Radical Networks 2019 on Livestream
wow this went up real quick–my talk from yesterday on quartz crystals is here
UofWinds  from twitter_favs
october 2019 by copystar
Garbage can model - Wikipedia
While still a doctoral student at the University of Bergen in Norway, Johan P. Olsen came to the University of California, Irvine as a visiting scholar from 1968-1969.[4] At that time, James G. March was both the Dean of the School of Social Sciences (1964–1969), and a professor of psychology and sociology at the University of California, Irvine (1964–1970).[5] Coinciding with the time of Olsen's visit, and March's last year serving as a dean, Michael D. Cohen was a doctoral student at the University of California, Irvine, and was just beginning his work as a research assistant to March.[6] All three scholars were present at the right time, to witness the university conduct a search process to hire a new dean. Ultimately, the search process ended with none of the potential candidates being chosen, and the head of the search committee taking the position of dean. During an interview, Olsen describes the chaotic decision-making process that he observed at the university throughout this search process, and how it served as a foundational experience for the three scholars to later collaborate and produce their model.[7] Olsen explains in this interview how topics previously considered to be important to the decision making process, such as if the actors were reasonable or rational, actually proved to be less important, and were instead trumped by issues such as time constraints of the participants involved. An example provided was a professor being present in one meeting, only to be absent from the following meeting due to professional travel commitments, which can be common for university faculty. This prompted Olsen to consider a contextual model of decision making, one that examined the ability to make calculations and implement them, as opposed to models that focused on motivation. Olsen observed decision makers give each other head nods, and other non-verbal communication, in meetings, and noted the possible communication, or miscommunication this may have entailed. Olsen also highlighted how the search committee's decision-making process was affected by misinterpreting the silence of the current dean (March) regarding applicants as a sign for lack of support, when in fact this was not an accurate interpretation of the dean's preferences. Olsen, therefore, gained an interest to examine collective, as opposed to individual, decision making, and how routines and chance may affect the decision-making process.[7] All of these factors would lead into the development of the garbage can model.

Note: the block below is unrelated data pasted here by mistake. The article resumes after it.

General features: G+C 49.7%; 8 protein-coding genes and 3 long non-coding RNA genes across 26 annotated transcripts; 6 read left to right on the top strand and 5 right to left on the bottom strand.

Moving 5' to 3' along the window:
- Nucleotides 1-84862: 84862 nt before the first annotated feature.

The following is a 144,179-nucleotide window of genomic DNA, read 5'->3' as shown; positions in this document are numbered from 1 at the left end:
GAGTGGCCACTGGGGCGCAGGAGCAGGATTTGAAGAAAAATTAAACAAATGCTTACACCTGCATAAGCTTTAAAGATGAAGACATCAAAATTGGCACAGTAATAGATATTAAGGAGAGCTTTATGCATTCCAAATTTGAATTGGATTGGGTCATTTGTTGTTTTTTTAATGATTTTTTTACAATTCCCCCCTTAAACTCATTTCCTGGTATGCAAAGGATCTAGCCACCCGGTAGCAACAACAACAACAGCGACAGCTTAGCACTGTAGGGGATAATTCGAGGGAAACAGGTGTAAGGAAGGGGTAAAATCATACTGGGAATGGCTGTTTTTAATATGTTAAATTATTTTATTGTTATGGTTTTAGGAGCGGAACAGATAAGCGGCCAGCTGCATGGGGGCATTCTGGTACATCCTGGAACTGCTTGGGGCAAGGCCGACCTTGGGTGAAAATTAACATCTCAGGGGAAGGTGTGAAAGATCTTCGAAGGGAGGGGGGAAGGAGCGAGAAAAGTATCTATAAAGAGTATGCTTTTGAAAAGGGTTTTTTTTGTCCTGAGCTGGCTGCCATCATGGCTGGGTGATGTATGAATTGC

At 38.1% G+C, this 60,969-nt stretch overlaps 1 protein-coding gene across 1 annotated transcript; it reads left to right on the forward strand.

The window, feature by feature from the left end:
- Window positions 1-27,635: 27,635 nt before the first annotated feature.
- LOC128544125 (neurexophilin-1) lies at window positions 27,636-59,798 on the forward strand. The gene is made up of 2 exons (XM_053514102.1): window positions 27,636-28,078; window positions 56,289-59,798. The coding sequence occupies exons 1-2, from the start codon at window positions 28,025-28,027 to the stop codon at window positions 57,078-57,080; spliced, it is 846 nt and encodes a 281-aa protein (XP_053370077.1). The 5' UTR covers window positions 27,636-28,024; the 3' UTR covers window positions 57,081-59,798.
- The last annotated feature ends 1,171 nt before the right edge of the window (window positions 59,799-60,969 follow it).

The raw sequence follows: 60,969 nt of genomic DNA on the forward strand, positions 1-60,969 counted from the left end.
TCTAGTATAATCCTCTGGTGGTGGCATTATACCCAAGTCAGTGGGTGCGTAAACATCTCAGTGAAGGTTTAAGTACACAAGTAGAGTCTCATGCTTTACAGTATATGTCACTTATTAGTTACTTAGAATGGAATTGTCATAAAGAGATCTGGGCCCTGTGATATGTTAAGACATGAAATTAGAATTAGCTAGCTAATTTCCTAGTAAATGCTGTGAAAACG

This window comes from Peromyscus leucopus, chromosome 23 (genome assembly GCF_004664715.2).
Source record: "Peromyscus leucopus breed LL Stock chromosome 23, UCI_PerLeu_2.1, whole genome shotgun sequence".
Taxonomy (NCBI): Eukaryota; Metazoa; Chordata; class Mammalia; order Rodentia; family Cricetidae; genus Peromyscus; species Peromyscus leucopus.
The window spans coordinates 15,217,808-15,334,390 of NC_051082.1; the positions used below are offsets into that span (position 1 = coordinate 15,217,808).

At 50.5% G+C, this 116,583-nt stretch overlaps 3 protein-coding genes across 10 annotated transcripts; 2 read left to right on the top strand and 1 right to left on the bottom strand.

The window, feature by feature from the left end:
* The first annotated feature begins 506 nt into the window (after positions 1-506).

UofWinds 
october 2019 by copystar